Owner: Daniel Dunietz 901 Embarcadero Del Mar Ste. 103 Goleta, CA 93117 Tel: 847-562-6971 [email protected]


RESOURCES ON THE MAP Here we highlight other community based organizations that Freedom 4 Youth works with or supports. We all share a mission to advocate and support youth and adults impacted by the criminal legal system. This list is not exhaustive and does not reflect all of the resources available. We will continue to feature new organizations and coalitions each issue!

California Coalition for Women Prisoners supports women in and out of prison through visiting programs and newsletter opportunities in order to share stories and feelings to build a movement for freedom. Address: 4400 Market St., Oakland, CA, 94608 or PO Box 291585, Los Angeles, CA 90029

InsideOUT Writers works to reduce the juvenile recidivism rate by supporting the needs of youth who are currently or formerly incarcerated; using creative writing as a tool for personal development. Address: 1212 N. Vermont Ave, Los Angeles, CA, 90029

The Ella Baker Center for Human Rights organizes Black, Brown, and low-income people to shift resources away from prisons and punishments and towards opportunities to make communities healthy, strong, and safe by advocating for state policy changes and organizing locally. Address: 1419 34th Ave, Suite 202, Oakland, CA, 94601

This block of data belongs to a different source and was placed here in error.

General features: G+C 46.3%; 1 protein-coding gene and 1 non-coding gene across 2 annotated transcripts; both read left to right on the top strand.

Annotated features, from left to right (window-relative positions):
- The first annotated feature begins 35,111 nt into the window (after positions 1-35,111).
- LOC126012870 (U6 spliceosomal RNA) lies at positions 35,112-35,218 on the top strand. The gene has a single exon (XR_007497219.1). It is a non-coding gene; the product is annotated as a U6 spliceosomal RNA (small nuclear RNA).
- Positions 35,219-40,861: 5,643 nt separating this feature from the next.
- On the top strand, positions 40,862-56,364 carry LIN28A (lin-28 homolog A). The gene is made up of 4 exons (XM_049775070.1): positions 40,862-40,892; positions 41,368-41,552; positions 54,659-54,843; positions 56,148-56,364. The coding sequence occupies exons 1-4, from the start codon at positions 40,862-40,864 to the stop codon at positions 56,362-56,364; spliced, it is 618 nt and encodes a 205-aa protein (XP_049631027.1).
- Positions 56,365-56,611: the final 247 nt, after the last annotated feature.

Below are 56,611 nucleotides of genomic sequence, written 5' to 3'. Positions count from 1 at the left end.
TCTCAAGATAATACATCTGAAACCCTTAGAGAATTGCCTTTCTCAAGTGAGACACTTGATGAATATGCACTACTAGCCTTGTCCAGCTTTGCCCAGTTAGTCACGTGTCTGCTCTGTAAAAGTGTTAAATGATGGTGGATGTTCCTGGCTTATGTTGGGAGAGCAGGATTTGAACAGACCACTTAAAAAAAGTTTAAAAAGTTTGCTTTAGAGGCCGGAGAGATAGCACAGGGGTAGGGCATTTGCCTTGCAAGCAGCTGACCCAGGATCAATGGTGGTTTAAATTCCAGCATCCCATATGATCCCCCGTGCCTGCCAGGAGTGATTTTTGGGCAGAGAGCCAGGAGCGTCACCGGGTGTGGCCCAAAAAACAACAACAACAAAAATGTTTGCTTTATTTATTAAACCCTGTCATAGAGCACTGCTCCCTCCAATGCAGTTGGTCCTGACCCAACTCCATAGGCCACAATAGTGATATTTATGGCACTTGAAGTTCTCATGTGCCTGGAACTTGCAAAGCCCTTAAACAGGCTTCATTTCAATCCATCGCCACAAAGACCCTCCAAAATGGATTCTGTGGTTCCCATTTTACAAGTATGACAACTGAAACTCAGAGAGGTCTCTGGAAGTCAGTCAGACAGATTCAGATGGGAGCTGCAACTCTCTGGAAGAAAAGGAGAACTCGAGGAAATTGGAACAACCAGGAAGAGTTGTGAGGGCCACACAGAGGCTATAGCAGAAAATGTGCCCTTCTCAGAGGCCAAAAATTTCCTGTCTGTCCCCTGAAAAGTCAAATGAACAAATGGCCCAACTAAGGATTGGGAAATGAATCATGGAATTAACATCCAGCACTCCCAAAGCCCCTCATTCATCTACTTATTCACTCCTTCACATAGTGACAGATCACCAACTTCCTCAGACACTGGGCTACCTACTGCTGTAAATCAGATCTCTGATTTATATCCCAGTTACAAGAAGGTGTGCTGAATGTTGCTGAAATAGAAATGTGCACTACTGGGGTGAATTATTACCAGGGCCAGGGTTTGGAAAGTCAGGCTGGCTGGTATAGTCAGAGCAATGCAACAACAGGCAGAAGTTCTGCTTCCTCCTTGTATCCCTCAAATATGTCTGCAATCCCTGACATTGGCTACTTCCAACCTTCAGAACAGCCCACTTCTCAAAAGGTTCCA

The Central Coast Alliance United for A Sustainable Economy (CAUSE) organizes working-class and immigrant communities in California’s Central Coast in order to create a sustainable economy for everyone. CAUSE focuses on ensuring proper wages, preventing service cuts, advocating for workers and union rights, and expanding healthcare services. Address: 2021 Sperry Ave. #9, Ventura, CA, 93003

Ethnic Studies Now! is a coalition of individuals who are working to uphold diversity by advocating for AB 331, which would add a course of ethnic studies to the high school graduation requirement beginning the school year of 2023-2024. The chapter in Santa Barbara works to ensure that this diversity in education is upheld in the Santa Barbara School District.

Women of Substance & Men of Honor provides support and resources for young individuals impacted by the Foster Care System or incarceration that are seeking to change the course of their lives and have not been given the opportunity to. They do this by providing housing, career resources, basic needs, transportation, and mentoring the youth. Address: PO Box 561213, Los Angeles, CA, 90029

If your community based organization or coalition would like to work with us, please visit our website at or email us at [email protected] 29


Darryl Burnside is a youth advocate, setting an example for what personal growth and transformation look like, always aiming to inspire the next generation of leaders. He co-created Y.O.U.N.G. (Youth Offenders United N Growth), a program focused on self-knowledge, reconciliation, and building relationships designed by people who were tried as adults when they were under the age of 18. He is currently incarcerated at CSP Lancaster hoping for a chance to return back to society. Below, Darryl tells us some of his story and shares his advice.